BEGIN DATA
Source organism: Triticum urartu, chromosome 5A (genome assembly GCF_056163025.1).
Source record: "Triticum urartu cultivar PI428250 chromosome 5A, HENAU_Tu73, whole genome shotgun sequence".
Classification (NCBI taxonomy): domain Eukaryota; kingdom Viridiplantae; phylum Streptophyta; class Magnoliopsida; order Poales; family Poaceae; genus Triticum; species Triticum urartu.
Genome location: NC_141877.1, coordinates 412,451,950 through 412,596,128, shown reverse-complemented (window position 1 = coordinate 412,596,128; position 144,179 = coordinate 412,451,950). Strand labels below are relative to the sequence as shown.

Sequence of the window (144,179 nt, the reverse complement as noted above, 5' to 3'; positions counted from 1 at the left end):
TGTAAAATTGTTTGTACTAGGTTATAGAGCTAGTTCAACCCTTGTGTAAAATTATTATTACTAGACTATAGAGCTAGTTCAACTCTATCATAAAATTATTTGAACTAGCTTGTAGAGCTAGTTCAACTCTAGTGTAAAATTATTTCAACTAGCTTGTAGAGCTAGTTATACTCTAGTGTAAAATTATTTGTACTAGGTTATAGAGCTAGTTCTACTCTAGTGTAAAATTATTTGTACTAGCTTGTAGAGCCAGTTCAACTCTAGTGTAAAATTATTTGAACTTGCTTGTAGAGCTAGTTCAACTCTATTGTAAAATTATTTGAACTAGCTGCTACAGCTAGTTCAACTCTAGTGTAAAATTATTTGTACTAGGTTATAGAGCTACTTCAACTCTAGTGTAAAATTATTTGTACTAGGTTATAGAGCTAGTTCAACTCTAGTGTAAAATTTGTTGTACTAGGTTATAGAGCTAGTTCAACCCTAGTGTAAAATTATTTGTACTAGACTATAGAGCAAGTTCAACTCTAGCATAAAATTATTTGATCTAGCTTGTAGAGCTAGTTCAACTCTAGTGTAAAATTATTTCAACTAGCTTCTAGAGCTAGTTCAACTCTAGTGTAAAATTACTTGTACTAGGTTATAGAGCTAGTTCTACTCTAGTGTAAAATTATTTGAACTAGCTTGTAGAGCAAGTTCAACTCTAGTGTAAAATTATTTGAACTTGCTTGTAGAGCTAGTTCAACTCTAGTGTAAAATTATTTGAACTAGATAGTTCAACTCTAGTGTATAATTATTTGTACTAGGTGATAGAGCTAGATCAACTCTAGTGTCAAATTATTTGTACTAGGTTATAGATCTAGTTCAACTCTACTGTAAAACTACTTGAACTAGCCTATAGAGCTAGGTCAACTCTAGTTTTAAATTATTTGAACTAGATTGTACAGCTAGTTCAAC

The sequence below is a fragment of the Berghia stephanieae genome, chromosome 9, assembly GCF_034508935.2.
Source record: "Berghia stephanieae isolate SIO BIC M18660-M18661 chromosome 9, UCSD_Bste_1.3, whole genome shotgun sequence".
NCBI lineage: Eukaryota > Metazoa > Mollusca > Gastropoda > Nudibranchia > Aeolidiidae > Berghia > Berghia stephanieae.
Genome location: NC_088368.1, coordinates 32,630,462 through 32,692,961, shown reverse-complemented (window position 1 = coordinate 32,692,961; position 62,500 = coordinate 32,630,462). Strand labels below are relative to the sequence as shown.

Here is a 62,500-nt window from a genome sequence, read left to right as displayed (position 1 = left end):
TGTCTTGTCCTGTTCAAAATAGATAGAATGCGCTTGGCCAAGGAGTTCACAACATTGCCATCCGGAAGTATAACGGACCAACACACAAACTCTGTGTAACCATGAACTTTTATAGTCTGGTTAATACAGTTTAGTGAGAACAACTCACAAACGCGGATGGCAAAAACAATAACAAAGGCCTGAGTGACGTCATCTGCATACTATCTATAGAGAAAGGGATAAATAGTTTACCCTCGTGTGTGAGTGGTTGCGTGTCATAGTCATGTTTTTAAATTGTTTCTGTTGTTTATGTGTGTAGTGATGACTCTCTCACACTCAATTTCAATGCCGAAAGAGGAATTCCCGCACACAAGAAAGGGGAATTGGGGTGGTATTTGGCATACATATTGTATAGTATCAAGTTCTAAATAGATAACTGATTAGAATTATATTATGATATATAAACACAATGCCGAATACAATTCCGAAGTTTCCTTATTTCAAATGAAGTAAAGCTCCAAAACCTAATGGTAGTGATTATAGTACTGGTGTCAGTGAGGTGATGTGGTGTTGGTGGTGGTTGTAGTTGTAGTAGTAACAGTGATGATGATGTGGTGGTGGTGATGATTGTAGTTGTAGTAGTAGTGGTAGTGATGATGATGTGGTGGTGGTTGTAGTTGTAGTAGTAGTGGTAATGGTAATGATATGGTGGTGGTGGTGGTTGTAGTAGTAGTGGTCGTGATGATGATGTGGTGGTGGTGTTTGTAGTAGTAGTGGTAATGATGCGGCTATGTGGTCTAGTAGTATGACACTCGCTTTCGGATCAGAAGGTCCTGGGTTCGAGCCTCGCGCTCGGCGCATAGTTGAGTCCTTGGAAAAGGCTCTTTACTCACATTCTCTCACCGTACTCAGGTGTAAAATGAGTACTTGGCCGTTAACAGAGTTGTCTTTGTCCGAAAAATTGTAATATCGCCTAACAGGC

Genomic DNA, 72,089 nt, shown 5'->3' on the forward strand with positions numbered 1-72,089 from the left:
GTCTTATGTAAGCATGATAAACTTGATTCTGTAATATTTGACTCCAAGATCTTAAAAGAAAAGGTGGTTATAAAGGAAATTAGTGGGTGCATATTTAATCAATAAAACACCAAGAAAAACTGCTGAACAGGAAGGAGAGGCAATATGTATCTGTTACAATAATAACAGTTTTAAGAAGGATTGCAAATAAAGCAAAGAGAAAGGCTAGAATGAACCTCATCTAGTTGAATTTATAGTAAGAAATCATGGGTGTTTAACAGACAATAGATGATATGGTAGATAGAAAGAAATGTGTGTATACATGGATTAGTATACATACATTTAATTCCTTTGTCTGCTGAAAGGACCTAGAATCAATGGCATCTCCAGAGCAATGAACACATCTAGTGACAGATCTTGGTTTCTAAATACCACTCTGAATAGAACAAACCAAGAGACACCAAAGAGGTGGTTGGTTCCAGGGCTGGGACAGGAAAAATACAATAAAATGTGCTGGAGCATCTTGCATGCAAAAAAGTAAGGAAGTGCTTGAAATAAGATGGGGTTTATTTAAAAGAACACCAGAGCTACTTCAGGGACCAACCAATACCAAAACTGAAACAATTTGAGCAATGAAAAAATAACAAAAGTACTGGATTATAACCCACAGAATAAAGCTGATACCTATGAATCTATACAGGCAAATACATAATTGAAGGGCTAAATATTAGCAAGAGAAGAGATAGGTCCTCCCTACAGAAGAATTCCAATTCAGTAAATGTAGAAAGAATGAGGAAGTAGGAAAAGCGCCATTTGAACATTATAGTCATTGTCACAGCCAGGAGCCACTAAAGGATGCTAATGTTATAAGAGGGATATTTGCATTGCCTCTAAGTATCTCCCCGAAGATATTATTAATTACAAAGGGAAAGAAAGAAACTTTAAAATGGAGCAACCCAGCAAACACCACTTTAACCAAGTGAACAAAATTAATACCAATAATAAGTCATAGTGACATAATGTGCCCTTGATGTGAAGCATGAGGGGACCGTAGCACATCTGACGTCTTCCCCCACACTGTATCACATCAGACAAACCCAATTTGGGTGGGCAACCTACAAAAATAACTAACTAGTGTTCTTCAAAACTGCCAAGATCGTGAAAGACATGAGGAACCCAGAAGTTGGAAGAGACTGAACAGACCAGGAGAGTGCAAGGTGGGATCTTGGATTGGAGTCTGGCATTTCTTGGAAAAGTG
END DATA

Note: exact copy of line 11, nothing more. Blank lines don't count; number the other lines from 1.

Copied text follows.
Here is a 62,500-nt window from a genome sequence, read left to right as displayed (position 1 = left end):